Golf magazine recently published this piece about President Donald Trump claiming to have won the 2018 club championship at Trump International Golf Club in West Palm Beach, Florida, which is Trump’s 20th claimed golf club championship at his various golf courses, and Trump’s seventh claimed club championship at Trump International in West Palm Beach. As it turns out, Trump actually didn’t play in that year’s club championship at Trump International in West Palm Beach:
Originally, a man named Ted Virtue, the 58-year-old CEO of a New York investment firm called MidOcean Partners, had the 2018 club championship title all to himself.
Virtue, a member of Winged Foot and Westchester Country Club in New York and Lost Tree and Trump International in South Florida, won a series of matches en route to his title. He played football and basketball at Middlebury College in Vermont in the early 1980s and his golf is more athletic than poetic. His index is listed as 3.3 and his 20 most recent scores, all from 2018 and this year, range from 73 to 83. Trump has posted only two scores since 2016.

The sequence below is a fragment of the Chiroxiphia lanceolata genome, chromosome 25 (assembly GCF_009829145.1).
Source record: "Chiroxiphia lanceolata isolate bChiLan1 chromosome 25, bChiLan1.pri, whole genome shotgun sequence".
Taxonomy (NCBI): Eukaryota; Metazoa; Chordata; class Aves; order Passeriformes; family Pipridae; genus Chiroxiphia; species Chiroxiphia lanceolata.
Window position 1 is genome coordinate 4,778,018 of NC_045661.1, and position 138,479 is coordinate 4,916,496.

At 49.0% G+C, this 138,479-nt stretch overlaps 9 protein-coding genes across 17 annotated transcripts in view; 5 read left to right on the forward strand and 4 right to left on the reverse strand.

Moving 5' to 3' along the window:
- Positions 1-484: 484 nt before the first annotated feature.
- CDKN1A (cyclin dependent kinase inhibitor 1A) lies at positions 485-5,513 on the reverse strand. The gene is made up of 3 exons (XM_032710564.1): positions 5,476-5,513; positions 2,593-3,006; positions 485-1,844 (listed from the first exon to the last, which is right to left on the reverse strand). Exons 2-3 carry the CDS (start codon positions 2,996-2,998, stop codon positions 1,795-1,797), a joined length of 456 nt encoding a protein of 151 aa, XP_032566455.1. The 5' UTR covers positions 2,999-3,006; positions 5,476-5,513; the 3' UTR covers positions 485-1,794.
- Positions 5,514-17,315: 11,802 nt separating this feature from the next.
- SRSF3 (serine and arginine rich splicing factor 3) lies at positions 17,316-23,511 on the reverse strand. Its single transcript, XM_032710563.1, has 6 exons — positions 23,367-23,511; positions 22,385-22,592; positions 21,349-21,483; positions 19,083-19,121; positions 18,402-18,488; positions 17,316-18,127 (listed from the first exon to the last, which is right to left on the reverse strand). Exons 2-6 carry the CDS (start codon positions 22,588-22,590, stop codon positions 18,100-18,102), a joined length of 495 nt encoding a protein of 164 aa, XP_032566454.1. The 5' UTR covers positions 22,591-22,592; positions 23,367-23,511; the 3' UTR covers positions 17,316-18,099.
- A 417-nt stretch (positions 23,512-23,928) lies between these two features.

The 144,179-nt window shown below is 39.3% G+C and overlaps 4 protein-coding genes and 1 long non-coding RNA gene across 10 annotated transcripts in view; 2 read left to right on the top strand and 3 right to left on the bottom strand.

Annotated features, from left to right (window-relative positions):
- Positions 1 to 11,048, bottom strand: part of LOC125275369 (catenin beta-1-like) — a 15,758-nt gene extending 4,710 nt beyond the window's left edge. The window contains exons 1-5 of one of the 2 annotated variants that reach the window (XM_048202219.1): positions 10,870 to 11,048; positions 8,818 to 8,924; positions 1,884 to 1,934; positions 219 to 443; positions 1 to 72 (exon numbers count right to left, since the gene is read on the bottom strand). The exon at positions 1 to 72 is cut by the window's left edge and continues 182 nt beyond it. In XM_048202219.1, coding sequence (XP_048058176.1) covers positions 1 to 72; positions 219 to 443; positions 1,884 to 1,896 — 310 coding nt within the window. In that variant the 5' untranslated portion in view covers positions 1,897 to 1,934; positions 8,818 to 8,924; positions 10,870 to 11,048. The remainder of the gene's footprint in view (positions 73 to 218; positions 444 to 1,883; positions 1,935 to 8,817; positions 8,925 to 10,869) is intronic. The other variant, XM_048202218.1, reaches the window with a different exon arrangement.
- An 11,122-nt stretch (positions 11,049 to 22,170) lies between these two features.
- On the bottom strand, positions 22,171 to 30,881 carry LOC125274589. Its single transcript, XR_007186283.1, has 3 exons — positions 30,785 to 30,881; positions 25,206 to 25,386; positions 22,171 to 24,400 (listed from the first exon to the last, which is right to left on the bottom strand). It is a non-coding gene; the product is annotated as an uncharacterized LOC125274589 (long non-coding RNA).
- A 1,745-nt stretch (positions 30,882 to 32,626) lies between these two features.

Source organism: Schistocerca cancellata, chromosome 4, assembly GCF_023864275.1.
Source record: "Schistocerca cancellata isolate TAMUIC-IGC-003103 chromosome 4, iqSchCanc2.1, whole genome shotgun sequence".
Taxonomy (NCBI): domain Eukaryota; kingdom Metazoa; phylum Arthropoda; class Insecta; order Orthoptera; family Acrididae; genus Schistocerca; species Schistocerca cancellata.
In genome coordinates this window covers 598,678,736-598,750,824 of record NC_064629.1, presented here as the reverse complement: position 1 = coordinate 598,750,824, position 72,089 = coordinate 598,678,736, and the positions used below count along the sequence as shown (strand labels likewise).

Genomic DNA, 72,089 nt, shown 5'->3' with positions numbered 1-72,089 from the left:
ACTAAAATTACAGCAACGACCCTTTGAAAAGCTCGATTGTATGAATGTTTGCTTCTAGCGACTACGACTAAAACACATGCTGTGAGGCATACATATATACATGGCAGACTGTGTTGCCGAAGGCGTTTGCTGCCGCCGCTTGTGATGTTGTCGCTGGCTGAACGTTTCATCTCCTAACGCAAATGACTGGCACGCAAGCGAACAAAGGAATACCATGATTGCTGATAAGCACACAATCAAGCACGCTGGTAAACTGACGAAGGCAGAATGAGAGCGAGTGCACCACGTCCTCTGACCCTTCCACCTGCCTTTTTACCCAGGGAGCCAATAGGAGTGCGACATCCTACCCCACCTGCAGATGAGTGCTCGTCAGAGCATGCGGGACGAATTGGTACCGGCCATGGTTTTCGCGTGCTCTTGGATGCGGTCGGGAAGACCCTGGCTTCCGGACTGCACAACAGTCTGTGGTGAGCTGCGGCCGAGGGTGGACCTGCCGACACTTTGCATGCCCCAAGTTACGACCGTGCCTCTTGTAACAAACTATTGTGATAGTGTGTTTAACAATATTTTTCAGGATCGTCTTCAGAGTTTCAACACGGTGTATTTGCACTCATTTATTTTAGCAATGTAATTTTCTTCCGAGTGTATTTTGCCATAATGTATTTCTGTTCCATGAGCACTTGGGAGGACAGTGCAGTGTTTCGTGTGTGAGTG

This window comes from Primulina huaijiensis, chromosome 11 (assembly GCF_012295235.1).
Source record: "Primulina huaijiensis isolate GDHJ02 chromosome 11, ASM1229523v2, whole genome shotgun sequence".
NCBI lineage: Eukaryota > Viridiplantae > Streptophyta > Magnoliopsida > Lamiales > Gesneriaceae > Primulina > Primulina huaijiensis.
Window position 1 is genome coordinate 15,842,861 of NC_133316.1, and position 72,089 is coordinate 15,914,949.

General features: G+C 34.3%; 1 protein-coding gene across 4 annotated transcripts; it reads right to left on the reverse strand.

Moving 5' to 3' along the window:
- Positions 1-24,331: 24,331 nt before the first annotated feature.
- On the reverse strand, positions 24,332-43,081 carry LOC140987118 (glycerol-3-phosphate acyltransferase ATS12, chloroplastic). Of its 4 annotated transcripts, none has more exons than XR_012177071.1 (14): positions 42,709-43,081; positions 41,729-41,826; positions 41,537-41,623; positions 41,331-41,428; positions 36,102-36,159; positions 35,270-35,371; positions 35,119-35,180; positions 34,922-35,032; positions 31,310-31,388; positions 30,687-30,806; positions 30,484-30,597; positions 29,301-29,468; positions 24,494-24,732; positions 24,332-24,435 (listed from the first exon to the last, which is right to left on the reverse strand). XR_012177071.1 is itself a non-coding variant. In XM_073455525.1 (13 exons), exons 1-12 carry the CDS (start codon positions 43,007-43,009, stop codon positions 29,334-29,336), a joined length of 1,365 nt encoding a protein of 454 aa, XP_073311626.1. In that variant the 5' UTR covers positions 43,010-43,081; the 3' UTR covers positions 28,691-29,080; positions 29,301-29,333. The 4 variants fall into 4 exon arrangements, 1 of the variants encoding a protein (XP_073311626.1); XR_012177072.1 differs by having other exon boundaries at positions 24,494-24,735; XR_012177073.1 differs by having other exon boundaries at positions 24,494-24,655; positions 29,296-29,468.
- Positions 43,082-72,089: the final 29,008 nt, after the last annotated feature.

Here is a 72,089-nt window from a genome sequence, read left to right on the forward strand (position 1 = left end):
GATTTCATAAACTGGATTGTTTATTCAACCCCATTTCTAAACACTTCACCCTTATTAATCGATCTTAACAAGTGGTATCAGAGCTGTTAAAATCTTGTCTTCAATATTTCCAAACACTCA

After Virtue won the championship, Trump ran into him at the club, according to multiple sources who recounted the story. Having some fun with him, Trump said something like, “The only reason you won is because I couldn’t play.” The president cited the demands of his job, although he was able to make 20 visits to the club in 2018, according to trumpgolfcount.com. Trump then proposed a nine-hole challenge match to Virtue, winner-takes-the-title.Source
That last sentence about Trump proposing a nine-hole challenge match against Virtue is how Trump “won” the club championship: he claimed to defeat Virtue in the match for the club title, although, as is commonplace in amateur golf competitions that are not high-profile, no rules official and no television cameras were on hand for the match. In other words, Trump pulled off the golf equivalent of the Staley Swindle, except that Trump didn’t play in the actual golf club championship that preceded the swindle (whereas the Chicago Staleys, now the Chicago Bears, did play in the 1921 NFL regular season that preceded the actual Staley Swindle).